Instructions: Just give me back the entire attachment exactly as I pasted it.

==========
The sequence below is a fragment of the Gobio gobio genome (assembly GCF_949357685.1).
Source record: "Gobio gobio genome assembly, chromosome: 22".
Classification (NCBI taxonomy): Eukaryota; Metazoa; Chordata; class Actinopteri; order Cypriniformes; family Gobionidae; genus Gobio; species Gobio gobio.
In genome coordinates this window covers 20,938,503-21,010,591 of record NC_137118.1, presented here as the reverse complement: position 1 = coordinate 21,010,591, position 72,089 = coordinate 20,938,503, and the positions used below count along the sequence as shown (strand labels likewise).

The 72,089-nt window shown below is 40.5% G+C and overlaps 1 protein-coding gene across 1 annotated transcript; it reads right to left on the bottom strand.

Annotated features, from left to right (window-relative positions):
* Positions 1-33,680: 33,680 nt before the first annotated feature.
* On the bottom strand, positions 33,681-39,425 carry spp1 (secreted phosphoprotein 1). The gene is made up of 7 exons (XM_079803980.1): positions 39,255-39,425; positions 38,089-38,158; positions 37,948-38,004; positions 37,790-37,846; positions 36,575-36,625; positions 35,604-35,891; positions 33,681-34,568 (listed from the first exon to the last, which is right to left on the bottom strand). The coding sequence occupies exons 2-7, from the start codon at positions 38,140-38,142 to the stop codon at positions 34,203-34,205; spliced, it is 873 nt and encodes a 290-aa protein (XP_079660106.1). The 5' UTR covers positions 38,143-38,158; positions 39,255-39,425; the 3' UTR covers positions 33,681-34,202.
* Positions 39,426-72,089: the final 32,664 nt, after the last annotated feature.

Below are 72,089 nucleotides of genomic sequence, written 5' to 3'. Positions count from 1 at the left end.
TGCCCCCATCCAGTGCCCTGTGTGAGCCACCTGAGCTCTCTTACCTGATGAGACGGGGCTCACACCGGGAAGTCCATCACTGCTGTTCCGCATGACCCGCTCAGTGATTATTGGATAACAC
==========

The sequence below is a fragment of the Gobio gobio genome (assembly GCF_949357685.1).
Source record: "Gobio gobio genome assembly, chromosome: 22".
Classification (NCBI taxonomy): Eukaryota; Metazoa; Chordata; class Actinopteri; order Cypriniformes; family Gobionidae; genus Gobio; species Gobio gobio.
In genome coordinates this window covers 20,938,503-21,010,591 of record NC_137118.1, presented here as the reverse complement: position 1 = coordinate 21,010,591, position 72,089 = coordinate 20,938,503, and the positions used below count along the sequence as shown (strand labels likewise).

The 72,089-nt window shown below is 40.5% G+C and overlaps 1 protein-coding gene across 1 annotated transcript; it reads right to left on the bottom strand.

Annotated features, from left to right (window-relative positions):
* Positions 1-33,680: 33,680 nt before the first annotated feature.
* On the bottom strand, positions 33,681-39,425 carry spp1 (secreted phosphoprotein 1). The gene is made up of 7 exons (XM_079803980.1): positions 39,255-39,425; positions 38,089-38,158; positions 37,948-38,004; positions 37,790-37,846; positions 36,575-36,625; positions 35,604-35,891; positions 33,681-34,568 (listed from the first exon to the last, which is right to left on the bottom strand). The coding sequence occupies exons 2-7, from the start codon at positions 38,140-38,142 to the stop codon at positions 34,203-34,205; spliced, it is 873 nt and encodes a 290-aa protein (XP_079660106.1). The 5' UTR covers positions 38,143-38,158; positions 39,255-39,425; the 3' UTR covers positions 33,681-34,202.
* Positions 39,426-72,089: the final 32,664 nt, after the last annotated feature.

Below are 72,089 nucleotides of genomic sequence, written 5' to 3'. Positions count from 1 at the left end.
TGCCCCCATCCAGTGCCCTGTGTGAGCCACCTGAGCTCTCTTACCTGATGAGACGGGGCTCACACCGGGAAGTCCATCACTGCTGTTCCGCATGACCCGCTCAGTGATTATTGGATAACAC